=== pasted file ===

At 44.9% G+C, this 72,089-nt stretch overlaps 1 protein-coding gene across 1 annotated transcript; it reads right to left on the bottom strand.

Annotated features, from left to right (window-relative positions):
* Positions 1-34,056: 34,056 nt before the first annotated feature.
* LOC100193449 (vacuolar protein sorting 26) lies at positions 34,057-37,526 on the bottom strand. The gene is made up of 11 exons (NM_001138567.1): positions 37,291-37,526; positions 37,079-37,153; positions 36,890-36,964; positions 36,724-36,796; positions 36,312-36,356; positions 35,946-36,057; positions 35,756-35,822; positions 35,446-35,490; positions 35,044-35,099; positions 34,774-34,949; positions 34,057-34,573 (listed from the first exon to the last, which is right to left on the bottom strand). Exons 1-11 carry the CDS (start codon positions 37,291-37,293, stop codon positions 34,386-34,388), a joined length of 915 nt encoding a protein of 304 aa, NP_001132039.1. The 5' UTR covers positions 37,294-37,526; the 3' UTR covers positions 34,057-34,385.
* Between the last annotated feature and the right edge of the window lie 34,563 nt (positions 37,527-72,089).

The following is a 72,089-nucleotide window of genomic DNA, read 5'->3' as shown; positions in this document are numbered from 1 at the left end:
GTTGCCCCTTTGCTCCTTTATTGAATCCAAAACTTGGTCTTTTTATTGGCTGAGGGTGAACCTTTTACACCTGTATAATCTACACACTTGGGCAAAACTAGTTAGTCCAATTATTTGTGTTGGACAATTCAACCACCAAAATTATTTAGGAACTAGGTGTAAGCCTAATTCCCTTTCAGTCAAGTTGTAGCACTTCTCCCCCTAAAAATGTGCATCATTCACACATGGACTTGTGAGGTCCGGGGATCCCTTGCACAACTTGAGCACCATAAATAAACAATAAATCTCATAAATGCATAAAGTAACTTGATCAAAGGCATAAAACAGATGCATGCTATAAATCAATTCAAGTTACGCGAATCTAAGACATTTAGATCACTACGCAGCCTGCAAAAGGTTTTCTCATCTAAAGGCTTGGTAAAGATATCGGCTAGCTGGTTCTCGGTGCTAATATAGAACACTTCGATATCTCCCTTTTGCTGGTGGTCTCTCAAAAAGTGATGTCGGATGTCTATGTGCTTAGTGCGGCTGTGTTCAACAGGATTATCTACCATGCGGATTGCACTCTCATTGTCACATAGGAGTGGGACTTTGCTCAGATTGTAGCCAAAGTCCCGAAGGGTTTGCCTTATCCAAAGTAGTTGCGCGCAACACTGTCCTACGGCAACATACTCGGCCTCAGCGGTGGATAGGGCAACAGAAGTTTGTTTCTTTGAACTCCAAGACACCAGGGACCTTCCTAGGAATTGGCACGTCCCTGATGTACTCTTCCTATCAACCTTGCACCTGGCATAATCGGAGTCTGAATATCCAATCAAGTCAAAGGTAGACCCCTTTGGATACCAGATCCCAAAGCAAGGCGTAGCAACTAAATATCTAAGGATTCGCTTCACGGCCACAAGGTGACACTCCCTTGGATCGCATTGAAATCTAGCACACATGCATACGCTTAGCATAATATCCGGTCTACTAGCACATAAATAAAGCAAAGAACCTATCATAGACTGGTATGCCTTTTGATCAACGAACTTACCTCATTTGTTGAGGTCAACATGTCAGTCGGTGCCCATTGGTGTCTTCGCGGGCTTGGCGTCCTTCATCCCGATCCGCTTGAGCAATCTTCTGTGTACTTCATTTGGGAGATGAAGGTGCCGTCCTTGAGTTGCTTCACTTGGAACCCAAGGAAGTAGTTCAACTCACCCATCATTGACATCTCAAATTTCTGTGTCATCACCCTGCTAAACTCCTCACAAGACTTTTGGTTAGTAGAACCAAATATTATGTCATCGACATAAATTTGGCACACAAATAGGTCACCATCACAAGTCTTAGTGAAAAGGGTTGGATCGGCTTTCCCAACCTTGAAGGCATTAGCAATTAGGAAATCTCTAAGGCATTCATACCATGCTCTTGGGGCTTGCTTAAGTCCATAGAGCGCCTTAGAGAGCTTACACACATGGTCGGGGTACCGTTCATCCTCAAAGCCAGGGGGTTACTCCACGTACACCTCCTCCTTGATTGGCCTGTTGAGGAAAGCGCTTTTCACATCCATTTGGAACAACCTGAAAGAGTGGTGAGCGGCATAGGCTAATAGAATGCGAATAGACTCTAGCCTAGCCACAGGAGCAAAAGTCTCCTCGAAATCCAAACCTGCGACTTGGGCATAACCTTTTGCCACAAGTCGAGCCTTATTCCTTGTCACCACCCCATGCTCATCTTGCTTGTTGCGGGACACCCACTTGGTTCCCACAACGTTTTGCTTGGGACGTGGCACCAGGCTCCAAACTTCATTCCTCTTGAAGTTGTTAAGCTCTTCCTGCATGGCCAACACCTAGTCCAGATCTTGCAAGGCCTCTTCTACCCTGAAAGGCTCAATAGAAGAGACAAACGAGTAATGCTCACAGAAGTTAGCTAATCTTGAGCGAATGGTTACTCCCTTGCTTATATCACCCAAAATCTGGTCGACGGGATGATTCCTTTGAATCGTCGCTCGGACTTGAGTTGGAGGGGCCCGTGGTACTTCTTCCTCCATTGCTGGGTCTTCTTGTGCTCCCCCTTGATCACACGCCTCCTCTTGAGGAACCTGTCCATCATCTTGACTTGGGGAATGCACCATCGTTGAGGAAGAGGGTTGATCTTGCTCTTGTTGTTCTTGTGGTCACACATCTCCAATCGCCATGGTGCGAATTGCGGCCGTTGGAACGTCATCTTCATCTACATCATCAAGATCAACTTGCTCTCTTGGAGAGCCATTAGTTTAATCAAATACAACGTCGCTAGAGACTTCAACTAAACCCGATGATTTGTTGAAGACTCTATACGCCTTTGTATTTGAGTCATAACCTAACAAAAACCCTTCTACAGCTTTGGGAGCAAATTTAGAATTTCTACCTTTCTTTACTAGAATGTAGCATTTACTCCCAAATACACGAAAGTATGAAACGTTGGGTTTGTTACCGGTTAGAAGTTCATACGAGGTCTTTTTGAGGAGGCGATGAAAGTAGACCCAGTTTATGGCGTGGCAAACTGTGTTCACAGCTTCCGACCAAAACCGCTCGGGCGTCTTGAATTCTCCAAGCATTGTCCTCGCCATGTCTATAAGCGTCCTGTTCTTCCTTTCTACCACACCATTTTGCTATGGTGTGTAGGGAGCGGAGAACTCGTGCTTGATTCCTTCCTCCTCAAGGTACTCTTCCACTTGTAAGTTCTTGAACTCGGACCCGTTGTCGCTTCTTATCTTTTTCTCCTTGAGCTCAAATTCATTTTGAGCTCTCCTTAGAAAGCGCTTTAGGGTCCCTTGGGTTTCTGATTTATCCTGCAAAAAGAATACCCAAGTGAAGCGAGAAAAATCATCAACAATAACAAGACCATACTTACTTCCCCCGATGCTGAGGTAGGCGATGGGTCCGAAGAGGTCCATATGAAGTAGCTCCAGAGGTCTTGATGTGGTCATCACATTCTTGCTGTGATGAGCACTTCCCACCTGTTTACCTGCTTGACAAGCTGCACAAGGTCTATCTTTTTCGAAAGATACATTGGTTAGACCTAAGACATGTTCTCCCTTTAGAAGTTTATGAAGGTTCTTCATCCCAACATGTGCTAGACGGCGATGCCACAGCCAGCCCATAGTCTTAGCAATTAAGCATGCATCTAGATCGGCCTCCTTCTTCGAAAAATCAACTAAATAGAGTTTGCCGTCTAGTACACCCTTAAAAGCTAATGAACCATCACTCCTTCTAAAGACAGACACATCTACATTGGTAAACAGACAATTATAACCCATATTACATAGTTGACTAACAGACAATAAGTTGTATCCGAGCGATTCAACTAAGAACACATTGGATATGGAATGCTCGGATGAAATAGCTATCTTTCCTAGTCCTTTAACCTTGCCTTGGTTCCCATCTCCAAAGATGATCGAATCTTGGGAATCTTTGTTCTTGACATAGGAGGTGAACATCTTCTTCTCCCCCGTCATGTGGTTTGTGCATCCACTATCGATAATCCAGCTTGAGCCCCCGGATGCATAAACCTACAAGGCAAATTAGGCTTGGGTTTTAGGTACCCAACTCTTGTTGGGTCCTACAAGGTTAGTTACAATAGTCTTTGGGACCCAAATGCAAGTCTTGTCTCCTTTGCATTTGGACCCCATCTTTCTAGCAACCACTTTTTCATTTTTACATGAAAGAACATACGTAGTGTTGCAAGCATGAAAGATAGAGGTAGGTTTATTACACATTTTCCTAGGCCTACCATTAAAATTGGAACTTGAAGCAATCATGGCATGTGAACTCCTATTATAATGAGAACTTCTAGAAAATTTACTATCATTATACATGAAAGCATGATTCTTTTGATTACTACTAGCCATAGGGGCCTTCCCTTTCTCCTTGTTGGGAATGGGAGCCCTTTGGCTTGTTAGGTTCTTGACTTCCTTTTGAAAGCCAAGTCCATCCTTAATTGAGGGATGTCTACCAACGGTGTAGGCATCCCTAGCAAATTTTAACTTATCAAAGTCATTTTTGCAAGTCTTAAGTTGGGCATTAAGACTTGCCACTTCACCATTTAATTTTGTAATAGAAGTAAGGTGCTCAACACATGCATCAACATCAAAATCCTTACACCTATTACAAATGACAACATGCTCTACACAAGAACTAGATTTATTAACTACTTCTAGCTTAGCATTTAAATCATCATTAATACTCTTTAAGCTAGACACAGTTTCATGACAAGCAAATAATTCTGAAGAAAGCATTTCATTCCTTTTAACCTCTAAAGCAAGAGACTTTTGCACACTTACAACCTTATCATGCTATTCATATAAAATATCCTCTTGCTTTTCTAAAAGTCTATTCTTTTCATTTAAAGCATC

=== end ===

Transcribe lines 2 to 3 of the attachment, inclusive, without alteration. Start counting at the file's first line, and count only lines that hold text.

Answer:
Annotated features, from left to right (window-relative positions):
* Positions 1-34,056: 34,056 nt before the first annotated feature.